Oliver Herring, who is known for his abstract art through improvisation, sets up his gallery in the Harold J. Miossi gallery.
Photos by Oliver Herring
By Conor Ney
Clashing colors of food dye drip down the face of his subject, artist Oliver Herring has instructed him to spit the dye out of his mouth against a harsh wind, the dye blowing directly back into his face. Herring is crouched with his camera, capturing candid shots.
They’ve been at it for hours, only stopping when the model, who Herring had met spontaneously the night before, started showing hypothermic symptoms, or rather, a little bit after he started showing hypothermic symptoms.
This is the moment Herring’s been waiting for, where he believes the best pictures will come from: the point of complete and total exhaustion, when boundaries and defenses have evaporated.
“When you’ve reached that point of exhaustion, you don’t know how to react,” Herring said. “Which means you’re tapping into something very true.”
Herring is currently conducting a residency at the Miossi Art Gallery, coopting the space as his studio until Dec. 7.
Herring’s art has undergone many transitions and rebirths spanning across mediums and forms, from knitting Mylar to sculpting photos, from spitting food dye to interactive performance art. Through all the iterations of his work, one constant remains — a fascination with the idiosyncrasies of the individual.
This captivation with the unique, with those who unabashedly embrace their differentness, has been fundamental to Herring from the beginning.
While a student studying art at Oxford, Herring came across the legendary drag performance artist/director Ethyl Eichelberger who was performing a one-man rendition of “King Lear.” He was enthralled by the playfulness and imagination, so much so that he went back to see the show again the next night.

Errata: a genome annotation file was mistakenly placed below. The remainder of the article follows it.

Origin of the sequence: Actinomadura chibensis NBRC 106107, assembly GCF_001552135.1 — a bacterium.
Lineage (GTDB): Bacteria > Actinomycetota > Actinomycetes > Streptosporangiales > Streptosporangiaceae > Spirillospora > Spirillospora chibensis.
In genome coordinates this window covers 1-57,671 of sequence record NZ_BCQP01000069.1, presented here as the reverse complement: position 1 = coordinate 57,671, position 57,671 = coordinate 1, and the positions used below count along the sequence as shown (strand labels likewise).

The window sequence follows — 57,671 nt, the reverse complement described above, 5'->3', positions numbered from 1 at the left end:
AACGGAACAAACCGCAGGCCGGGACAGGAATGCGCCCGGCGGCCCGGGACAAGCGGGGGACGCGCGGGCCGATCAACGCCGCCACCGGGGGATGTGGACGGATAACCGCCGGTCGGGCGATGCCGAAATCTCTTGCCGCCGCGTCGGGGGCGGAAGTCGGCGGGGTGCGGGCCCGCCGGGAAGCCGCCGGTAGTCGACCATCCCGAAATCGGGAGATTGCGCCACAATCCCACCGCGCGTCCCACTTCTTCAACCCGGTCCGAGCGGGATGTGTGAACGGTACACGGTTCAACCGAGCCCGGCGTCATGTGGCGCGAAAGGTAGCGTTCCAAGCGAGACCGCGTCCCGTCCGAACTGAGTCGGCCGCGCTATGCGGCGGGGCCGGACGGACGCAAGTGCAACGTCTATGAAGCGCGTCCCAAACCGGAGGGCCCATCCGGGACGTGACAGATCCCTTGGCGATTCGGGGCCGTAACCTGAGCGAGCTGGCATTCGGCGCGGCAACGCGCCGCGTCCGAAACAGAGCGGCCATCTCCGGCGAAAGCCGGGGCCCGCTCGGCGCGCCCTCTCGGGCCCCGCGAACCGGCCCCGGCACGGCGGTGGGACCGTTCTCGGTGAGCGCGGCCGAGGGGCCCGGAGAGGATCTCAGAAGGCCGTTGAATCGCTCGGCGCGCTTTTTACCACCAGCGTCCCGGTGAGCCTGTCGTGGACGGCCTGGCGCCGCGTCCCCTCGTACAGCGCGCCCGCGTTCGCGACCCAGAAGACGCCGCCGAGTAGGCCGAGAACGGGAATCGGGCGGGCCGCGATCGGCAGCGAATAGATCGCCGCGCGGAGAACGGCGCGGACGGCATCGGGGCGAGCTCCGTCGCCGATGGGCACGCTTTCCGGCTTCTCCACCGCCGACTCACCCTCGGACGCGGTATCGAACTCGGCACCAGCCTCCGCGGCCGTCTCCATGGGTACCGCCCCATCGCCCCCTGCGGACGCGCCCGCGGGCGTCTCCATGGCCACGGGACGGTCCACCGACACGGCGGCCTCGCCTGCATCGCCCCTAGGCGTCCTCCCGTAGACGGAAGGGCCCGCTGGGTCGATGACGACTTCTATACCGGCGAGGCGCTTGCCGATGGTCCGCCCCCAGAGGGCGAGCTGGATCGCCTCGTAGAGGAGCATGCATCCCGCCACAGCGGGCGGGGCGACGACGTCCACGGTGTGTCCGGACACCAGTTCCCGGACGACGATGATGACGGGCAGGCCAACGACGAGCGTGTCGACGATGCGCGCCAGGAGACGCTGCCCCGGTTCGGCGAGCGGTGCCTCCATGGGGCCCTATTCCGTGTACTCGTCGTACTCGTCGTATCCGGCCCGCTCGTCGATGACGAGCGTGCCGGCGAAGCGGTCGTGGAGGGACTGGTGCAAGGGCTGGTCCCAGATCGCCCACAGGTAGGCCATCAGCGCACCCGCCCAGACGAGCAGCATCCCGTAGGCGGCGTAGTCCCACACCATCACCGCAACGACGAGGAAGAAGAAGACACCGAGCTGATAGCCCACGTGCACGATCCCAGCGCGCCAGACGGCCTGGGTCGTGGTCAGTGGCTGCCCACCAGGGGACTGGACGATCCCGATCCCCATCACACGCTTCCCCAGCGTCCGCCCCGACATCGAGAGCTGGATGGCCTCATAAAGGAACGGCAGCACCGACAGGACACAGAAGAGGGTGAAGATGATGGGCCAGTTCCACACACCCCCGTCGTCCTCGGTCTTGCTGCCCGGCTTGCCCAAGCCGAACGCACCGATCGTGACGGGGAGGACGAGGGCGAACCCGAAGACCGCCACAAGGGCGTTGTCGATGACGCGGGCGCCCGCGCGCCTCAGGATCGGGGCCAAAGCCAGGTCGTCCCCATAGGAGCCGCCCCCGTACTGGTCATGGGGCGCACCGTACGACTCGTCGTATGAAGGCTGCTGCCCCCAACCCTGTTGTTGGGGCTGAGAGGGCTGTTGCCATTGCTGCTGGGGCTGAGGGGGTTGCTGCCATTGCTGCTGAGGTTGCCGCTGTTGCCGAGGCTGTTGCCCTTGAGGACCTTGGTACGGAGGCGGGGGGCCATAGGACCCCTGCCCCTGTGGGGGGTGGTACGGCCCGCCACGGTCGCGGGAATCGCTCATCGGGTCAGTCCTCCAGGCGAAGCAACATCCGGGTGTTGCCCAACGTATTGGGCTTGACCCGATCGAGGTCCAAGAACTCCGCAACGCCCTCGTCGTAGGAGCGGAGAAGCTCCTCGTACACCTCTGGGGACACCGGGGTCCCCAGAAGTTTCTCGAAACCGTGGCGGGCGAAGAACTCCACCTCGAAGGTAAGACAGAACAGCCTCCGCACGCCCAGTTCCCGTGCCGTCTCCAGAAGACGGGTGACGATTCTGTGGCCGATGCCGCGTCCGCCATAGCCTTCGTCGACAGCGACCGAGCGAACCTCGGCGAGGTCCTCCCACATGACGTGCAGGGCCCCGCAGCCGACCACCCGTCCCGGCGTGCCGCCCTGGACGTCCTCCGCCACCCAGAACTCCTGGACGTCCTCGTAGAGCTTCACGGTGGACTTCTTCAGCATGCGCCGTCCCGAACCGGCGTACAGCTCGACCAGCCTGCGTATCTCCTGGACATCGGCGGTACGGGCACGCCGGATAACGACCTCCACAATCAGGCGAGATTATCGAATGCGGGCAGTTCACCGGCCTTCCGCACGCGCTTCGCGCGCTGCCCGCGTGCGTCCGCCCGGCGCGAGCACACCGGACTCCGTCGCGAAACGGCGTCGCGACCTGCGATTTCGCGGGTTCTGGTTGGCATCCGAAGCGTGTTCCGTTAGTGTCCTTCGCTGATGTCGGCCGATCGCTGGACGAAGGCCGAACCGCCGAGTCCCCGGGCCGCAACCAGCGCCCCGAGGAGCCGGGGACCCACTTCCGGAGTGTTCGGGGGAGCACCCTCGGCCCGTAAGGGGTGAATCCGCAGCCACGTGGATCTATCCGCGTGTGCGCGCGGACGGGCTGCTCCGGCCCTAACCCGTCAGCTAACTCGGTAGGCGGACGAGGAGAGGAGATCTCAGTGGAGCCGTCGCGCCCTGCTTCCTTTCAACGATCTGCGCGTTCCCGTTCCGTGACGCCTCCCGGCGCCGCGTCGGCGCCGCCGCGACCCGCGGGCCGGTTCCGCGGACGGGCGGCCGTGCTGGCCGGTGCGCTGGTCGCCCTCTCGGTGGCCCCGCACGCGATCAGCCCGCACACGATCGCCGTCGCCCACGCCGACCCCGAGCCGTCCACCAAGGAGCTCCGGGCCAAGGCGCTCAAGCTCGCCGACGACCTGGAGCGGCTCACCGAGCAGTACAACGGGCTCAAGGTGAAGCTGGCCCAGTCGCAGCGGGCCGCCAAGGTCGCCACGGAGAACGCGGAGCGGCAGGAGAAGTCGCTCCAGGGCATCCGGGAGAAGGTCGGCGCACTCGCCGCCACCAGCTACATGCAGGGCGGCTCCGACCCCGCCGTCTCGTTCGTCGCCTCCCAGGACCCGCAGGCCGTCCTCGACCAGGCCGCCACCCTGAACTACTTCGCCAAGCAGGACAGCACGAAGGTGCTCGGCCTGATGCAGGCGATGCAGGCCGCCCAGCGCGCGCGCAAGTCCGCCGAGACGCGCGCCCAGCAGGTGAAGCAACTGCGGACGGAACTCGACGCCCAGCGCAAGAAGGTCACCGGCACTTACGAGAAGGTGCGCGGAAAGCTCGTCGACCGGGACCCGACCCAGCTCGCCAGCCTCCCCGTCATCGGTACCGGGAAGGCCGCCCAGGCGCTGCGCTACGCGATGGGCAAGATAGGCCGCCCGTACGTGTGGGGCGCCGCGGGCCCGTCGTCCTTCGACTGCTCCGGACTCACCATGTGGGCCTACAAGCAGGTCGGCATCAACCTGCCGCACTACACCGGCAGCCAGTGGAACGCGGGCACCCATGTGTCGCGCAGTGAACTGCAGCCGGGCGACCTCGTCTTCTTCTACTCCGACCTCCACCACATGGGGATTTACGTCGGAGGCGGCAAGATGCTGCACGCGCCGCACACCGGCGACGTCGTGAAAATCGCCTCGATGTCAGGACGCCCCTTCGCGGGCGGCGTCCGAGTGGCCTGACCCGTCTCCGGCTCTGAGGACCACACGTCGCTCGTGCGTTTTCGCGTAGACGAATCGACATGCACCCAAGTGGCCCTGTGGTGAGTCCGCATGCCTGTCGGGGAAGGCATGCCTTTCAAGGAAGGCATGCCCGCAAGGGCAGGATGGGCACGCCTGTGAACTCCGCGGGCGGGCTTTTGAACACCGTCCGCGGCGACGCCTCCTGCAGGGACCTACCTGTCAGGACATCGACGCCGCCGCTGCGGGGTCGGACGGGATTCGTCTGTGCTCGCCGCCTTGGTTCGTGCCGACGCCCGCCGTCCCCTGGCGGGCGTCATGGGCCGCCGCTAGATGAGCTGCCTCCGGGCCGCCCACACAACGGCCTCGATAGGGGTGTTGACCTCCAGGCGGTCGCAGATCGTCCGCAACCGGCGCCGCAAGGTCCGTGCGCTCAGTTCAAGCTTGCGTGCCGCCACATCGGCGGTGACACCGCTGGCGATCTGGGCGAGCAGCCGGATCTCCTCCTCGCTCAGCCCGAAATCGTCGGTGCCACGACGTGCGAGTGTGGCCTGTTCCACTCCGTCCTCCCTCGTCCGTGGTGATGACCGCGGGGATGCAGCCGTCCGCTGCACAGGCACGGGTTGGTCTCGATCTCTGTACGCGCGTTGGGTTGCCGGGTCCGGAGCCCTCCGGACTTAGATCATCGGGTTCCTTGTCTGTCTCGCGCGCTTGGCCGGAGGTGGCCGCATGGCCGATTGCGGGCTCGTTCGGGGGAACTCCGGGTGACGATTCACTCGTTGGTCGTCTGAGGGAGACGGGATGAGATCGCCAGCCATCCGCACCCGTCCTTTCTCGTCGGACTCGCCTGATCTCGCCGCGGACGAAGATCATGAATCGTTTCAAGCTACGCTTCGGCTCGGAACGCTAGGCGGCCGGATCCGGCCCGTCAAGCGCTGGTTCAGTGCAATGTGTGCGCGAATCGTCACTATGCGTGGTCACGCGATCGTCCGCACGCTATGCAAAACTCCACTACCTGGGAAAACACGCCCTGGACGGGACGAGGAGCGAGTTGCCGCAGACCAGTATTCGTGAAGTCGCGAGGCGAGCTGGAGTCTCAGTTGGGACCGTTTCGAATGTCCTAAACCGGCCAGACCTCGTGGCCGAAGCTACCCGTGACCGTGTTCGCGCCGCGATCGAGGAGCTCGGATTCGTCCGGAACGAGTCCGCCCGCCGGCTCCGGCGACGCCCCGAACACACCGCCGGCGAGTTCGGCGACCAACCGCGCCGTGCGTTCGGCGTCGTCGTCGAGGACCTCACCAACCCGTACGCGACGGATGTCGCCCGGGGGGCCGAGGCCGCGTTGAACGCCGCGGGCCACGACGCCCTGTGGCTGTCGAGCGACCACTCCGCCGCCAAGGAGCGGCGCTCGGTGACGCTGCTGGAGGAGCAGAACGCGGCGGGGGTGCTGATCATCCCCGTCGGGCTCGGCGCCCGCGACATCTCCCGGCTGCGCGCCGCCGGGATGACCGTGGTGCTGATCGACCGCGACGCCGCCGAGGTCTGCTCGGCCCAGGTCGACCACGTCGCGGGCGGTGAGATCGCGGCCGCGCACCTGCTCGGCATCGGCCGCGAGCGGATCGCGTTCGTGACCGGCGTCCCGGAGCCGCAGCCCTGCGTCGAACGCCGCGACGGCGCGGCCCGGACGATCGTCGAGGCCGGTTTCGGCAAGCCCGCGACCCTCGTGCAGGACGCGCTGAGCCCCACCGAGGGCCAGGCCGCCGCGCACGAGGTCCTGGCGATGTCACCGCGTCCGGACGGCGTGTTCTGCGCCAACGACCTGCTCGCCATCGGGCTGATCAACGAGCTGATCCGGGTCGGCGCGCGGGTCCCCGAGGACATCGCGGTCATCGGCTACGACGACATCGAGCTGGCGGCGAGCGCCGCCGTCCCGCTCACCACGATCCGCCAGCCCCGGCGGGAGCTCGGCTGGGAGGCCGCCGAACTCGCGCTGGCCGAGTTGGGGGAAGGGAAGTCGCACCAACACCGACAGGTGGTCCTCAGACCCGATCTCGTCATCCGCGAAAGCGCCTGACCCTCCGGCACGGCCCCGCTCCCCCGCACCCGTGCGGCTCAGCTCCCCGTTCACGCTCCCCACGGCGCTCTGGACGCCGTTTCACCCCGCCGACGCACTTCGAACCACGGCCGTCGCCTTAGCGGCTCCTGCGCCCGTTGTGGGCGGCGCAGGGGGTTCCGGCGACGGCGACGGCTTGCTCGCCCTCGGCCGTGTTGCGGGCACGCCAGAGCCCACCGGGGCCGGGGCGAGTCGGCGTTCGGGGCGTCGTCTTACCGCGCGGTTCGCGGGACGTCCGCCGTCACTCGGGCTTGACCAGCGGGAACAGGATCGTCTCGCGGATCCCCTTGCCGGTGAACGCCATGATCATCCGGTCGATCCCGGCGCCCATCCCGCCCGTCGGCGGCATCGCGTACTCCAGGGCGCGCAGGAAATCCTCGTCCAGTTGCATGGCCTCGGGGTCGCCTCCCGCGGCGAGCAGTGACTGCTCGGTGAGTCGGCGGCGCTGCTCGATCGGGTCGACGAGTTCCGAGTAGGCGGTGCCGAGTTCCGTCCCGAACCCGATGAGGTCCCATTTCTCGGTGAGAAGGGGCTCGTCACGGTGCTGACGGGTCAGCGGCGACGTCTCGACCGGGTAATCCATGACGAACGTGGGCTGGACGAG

The show, ostensibly the same one as the night before, was radically different.
Eichelberger had abandoned the script, the direction completely improvised dependent upon the people in the room.
“I saw him invest in something ephemeral, and abandon all safety structures in order to connect with the audience,” Herring said.
In 1990 Eichelberg committed suicide after contracting AIDS. Herring had moved to New York by this time and was deeply moved by Eichelberger’s death. He began work on “A Flower for Ethyl Eichelberger,” the first of a series that served as a elegy and lasted a decade.
“I wanted to not let that death be just another death,” Herring said.
The pieces were knitwork of the silver reflective material Mylar, consisting of coats floating with an ethereal quality on shimmering beds or blankets, seemingly suspended in space and time.
For the better part of the 90’s this knitwork consumed Herring’s practice.
“10 years of knitting is hardcore. It reached an endpoint.” Herring said. “There was a sense of isolation, a loneliness in the studio.”
After a decade of solitary confinement in the studio, Herring’s work took a radical turn. In 2002, he opened his studio up to anyone interested in working, the only condition being that they be willing to donate more than a few hours of their time.
“As soon as I had someone with me in the studio, it was like the floodgates opened,” Herring said.
The first works to come out of this open invitation were a series of videos which sparked the inspiration for Herring’s creation of Task Parties. The idea is straightforward enough, ambitious in its aims, but brilliant in its simplicity: a group of people congregate and write creative ‘tasks’ on paper, put them in a bucket, pull them out at random and interpret the tasks.
The idea has taken on a life of it’s own, Task Parties spreading across the world in a viral fashion, with many who organize the events not even aware of Herring’s role as inventor of the concept.
For those who participate, the experience is often cathartic, Herring says. They’ve been performed in educational and community settings across the country, with profound results.
“I believe that we all have more talents than we have the opportunity to express,” Herring said. “I’m trying to find an outlet for you to express.”
During his residency at Cuesta, Herring has come with no expectations, the work he creates here will be entirely dependent on the personalities, bodies, and comfort zones of those who seek out the experience of working with him.
“I’m interested in what resonates with me in a way that challenges me,” Herring said. “The thing that surprises me the most is the thing I focus on the most.”